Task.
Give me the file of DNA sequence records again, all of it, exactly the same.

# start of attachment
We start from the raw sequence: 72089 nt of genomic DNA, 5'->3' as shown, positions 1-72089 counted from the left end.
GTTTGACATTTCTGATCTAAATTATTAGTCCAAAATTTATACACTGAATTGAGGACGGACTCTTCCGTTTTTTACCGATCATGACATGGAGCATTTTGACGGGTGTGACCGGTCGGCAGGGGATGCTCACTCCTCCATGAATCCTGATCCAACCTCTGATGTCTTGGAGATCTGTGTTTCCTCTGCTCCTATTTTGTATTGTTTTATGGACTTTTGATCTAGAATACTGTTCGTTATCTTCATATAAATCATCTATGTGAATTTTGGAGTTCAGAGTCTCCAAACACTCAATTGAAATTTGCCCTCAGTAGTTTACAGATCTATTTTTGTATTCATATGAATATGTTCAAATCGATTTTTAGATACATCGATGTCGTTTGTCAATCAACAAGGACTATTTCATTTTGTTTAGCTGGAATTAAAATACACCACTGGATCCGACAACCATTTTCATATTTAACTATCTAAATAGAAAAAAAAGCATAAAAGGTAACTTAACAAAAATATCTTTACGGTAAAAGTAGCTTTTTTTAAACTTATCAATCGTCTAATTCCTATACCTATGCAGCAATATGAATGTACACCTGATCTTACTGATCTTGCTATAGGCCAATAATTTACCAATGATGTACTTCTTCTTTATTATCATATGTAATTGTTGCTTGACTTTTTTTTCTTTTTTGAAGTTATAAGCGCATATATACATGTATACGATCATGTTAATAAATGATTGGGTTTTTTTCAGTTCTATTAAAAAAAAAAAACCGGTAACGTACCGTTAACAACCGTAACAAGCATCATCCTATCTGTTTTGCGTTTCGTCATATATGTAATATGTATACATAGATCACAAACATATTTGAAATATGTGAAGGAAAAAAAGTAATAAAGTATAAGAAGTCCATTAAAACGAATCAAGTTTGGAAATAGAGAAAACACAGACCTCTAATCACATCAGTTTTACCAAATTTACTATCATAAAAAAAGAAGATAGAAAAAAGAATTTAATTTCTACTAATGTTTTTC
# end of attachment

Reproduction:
We start from the raw sequence: 72089 nt of genomic DNA, 5'->3' as shown, positions 1-72089 counted from the left end.
GTTTGACATTTCTGATCTAAATTATTAGTCCAAAATTTATACACTGAATTGAGGACGGACTCTTCCGTTTTTTACCGATCATGACATGGAGCATTTTGACGGGTGTGACCGGTCGGCAGGGGATGCTCACTCCTCCATGAATCCTGATCCAACCTCTGATGTCTTGGAGATCTGTGTTTCCTCTGCTCCTATTTTGTATTGTTTTATGGACTTTTGATCTAGAATACTGTTCGTTATCTTCATATAAATCATCTATGTGAATTTTGGAGTTCAGAGTCTCCAAACACTCAATTGAAATTTGCCCTCAGTAGTTTACAGATCTATTTTTGTATTCATATGAATATGTTCAAATCGATTTTTAGATACATCGATGTCGTTTGTCAATCAACAAGGACTATTTCATTTTGTTTAGCTGGAATTAAAATACACCACTGGATCCGACAACCATTTTCATATTTAACTATCTAAATAGAAAAAAAAGCATAAAAGGTAACTTAACAAAAATATCTTTACGGTAAAAGTAGCTTTTTTTAAACTTATCAATCGTCTAATTCCTATACCTATGCAGCAATATGAATGTACACCTGATCTTACTGATCTTGCTATAGGCCAATAATTTACCAATGATGTACTTCTTCTTTATTATCATATGTAATTGTTGCTTGACTTTTTTTTCTTTTTTGAAGTTATAAGCGCATATATACATGTATACGATCATGTTAATAAATGATTGGGTTTTTTTCAGTTCTATTAAAAAAAAAAAACCGGTAACGTACCGTTAACAACCGTAACAAGCATCATCCTATCTGTTTTGCGTTTCGTCATATATGTAATATGTATACATAGATCACAAACATATTTGAAATATGTGAAGGAAAAAAAGTAATAAAGTATAAGAAGTCCATTAAAACGAATCAAGTTTGGAAATAGAGAAAACACAGACCTCTAATCACATCAGTTTTACCAAATTTACTATCATAAAAAAAGAAGATAGAAAAAAGAATTTAATTTCTACTAATGTTTTTC